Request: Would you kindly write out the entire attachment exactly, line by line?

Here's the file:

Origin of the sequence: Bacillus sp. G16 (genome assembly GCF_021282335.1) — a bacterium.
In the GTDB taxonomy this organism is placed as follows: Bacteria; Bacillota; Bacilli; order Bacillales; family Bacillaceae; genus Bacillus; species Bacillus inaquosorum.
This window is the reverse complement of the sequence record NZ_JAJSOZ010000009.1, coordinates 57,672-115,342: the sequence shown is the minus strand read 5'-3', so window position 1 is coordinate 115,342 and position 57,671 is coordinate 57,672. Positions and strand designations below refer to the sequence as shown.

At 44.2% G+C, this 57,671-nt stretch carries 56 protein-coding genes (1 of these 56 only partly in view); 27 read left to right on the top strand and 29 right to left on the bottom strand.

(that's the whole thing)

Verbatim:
Origin of the sequence: Bacillus sp. G16 (genome assembly GCF_021282335.1) — a bacterium.
In the GTDB taxonomy this organism is placed as follows: Bacteria; Bacillota; Bacilli; order Bacillales; family Bacillaceae; genus Bacillus; species Bacillus inaquosorum.
This window is the reverse complement of the sequence record NZ_JAJSOZ010000009.1, coordinates 57,672-115,342: the sequence shown is the minus strand read 5'-3', so window position 1 is coordinate 115,342 and position 57,671 is coordinate 57,672. Positions and strand designations below refer to the sequence as shown.

At 44.2% G+C, this 57,671-nt stretch carries 56 protein-coding genes (1 of these 56 only partly in view); 27 read left to right on the top strand and 29 right to left on the bottom strand.